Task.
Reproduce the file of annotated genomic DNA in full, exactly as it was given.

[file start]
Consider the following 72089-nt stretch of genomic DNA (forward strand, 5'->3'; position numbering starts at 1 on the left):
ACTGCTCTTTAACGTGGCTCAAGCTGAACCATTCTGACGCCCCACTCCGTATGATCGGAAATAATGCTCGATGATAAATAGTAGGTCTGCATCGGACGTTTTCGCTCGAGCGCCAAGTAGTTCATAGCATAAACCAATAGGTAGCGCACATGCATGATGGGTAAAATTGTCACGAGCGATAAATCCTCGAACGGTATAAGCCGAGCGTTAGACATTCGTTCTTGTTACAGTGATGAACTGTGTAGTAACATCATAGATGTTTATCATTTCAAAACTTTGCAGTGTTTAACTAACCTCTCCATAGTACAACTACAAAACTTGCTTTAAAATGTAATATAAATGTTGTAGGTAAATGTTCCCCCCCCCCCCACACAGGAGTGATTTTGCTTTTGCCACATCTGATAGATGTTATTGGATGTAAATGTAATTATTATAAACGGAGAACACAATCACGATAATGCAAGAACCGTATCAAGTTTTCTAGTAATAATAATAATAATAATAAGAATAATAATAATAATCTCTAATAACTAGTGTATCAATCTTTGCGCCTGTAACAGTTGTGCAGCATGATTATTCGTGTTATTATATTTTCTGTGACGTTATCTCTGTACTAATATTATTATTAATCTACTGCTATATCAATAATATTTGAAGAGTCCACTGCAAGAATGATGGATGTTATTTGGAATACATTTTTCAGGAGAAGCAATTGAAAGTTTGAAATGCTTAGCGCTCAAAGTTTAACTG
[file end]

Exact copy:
Consider the following 72089-nt stretch of genomic DNA (forward strand, 5'->3'; position numbering starts at 1 on the left):
ACTGCTCTTTAACGTGGCTCAAGCTGAACCATTCTGACGCCCCACTCCGTATGATCGGAAATAATGCTCGATGATAAATAGTAGGTCTGCATCGGACGTTTTCGCTCGAGCGCCAAGTAGTTCATAGCATAAACCAATAGGTAGCGCACATGCATGATGGGTAAAATTGTCACGAGCGATAAATCCTCGAACGGTATAAGCCGAGCGTTAGACATTCGTTCTTGTTACAGTGATGAACTGTGTAGTAACATCATAGATGTTTATCATTTCAAAACTTTGCAGTGTTTAACTAACCTCTCCATAGTACAACTACAAAACTTGCTTTAAAATGTAATATAAATGTTGTAGGTAAATGTTCCCCCCCCCCCCACACAGGAGTGATTTTGCTTTTGCCACATCTGATAGATGTTATTGGATGTAAATGTAATTATTATAAACGGAGAACACAATCACGATAATGCAAGAACCGTATCAAGTTTTCTAGTAATAATAATAATAATAATAAGAATAATAATAATAATCTCTAATAACTAGTGTATCAATCTTTGCGCCTGTAACAGTTGTGCAGCATGATTATTCGTGTTATTATATTTTCTGTGACGTTATCTCTGTACTAATATTATTATTAATCTACTGCTATATCAATAATATTTGAAGAGTCCACTGCAAGAATGATGGATGTTATTTGGAATACATTTTTCAGGAGAAGCAATTGAAAGTTTGAAATGCTTAGCGCTCAAAGTTTAACTG